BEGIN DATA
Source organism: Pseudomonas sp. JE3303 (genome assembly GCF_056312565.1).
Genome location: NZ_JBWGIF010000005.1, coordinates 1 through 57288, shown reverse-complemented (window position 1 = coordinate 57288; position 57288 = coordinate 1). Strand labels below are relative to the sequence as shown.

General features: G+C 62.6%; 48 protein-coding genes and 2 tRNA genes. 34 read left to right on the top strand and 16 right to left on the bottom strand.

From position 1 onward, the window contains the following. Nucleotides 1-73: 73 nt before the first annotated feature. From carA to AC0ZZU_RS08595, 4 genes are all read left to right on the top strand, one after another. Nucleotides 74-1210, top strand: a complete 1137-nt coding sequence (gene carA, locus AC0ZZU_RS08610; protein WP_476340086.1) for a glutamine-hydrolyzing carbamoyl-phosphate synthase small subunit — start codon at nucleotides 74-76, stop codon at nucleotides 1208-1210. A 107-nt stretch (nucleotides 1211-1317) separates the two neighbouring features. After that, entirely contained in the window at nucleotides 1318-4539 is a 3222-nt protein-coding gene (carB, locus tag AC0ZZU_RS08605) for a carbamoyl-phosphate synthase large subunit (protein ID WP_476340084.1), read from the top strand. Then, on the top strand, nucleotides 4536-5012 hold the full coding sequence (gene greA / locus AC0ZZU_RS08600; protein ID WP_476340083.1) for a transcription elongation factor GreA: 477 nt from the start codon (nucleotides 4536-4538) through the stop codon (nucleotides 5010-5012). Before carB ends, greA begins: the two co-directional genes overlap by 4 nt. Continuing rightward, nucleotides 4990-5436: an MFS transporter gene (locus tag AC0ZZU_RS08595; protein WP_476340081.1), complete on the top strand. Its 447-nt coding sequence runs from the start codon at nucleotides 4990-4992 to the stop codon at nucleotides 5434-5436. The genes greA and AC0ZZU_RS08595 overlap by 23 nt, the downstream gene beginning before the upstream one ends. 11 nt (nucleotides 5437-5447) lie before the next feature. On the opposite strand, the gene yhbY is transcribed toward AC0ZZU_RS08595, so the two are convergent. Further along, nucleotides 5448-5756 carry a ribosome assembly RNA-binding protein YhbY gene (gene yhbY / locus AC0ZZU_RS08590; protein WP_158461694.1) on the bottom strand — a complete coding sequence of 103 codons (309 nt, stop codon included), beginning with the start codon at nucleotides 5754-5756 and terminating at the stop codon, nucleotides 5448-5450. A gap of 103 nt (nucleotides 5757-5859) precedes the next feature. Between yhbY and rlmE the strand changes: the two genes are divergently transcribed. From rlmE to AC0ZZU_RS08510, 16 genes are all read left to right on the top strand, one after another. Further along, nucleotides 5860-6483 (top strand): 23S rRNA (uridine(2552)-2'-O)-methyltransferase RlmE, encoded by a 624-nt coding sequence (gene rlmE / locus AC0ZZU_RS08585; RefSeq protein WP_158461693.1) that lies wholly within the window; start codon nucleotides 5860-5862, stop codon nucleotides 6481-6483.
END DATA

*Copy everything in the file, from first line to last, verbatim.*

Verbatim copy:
Source organism: Pseudomonas sp. JE3303 (genome assembly GCF_056312565.1).
Genome location: NZ_JBWGIF010000005.1, coordinates 1 through 57288, shown reverse-complemented (window position 1 = coordinate 57288; position 57288 = coordinate 1). Strand labels below are relative to the sequence as shown.

General features: G+C 62.6%; 48 protein-coding genes and 2 tRNA genes. 34 read left to right on the top strand and 16 right to left on the bottom strand.

From position 1 onward, the window contains the following. Nucleotides 1-73: 73 nt before the first annotated feature. From carA to AC0ZZU_RS08595, 4 genes are all read left to right on the top strand, one after another. Nucleotides 74-1210, top strand: a complete 1137-nt coding sequence (gene carA, locus AC0ZZU_RS08610; protein WP_476340086.1) for a glutamine-hydrolyzing carbamoyl-phosphate synthase small subunit — start codon at nucleotides 74-76, stop codon at nucleotides 1208-1210. A 107-nt stretch (nucleotides 1211-1317) separates the two neighbouring features. After that, entirely contained in the window at nucleotides 1318-4539 is a 3222-nt protein-coding gene (carB, locus tag AC0ZZU_RS08605) for a carbamoyl-phosphate synthase large subunit (protein ID WP_476340084.1), read from the top strand. Then, on the top strand, nucleotides 4536-5012 hold the full coding sequence (gene greA / locus AC0ZZU_RS08600; protein ID WP_476340083.1) for a transcription elongation factor GreA: 477 nt from the start codon (nucleotides 4536-4538) through the stop codon (nucleotides 5010-5012). Before carB ends, greA begins: the two co-directional genes overlap by 4 nt. Continuing rightward, nucleotides 4990-5436: an MFS transporter gene (locus tag AC0ZZU_RS08595; protein WP_476340081.1), complete on the top strand. Its 447-nt coding sequence runs from the start codon at nucleotides 4990-4992 to the stop codon at nucleotides 5434-5436. The genes greA and AC0ZZU_RS08595 overlap by 23 nt, the downstream gene beginning before the upstream one ends. 11 nt (nucleotides 5437-5447) lie before the next feature. On the opposite strand, the gene yhbY is transcribed toward AC0ZZU_RS08595, so the two are convergent. Further along, nucleotides 5448-5756 carry a ribosome assembly RNA-binding protein YhbY gene (gene yhbY / locus AC0ZZU_RS08590; protein WP_158461694.1) on the bottom strand — a complete coding sequence of 103 codons (309 nt, stop codon included), beginning with the start codon at nucleotides 5754-5756 and terminating at the stop codon, nucleotides 5448-5450. A gap of 103 nt (nucleotides 5757-5859) precedes the next feature. Between yhbY and rlmE the strand changes: the two genes are divergently transcribed. From rlmE to AC0ZZU_RS08510, 16 genes are all read left to right on the top strand, one after another. Further along, nucleotides 5860-6483 (top strand): 23S rRNA (uridine(2552)-2'-O)-methyltransferase RlmE, encoded by a 624-nt coding sequence (gene rlmE / locus AC0ZZU_RS08585; RefSeq protein WP_158461693.1) that lies wholly within the window; start codon nucleotides 5860-5862, stop codon nucleotides 6481-6483.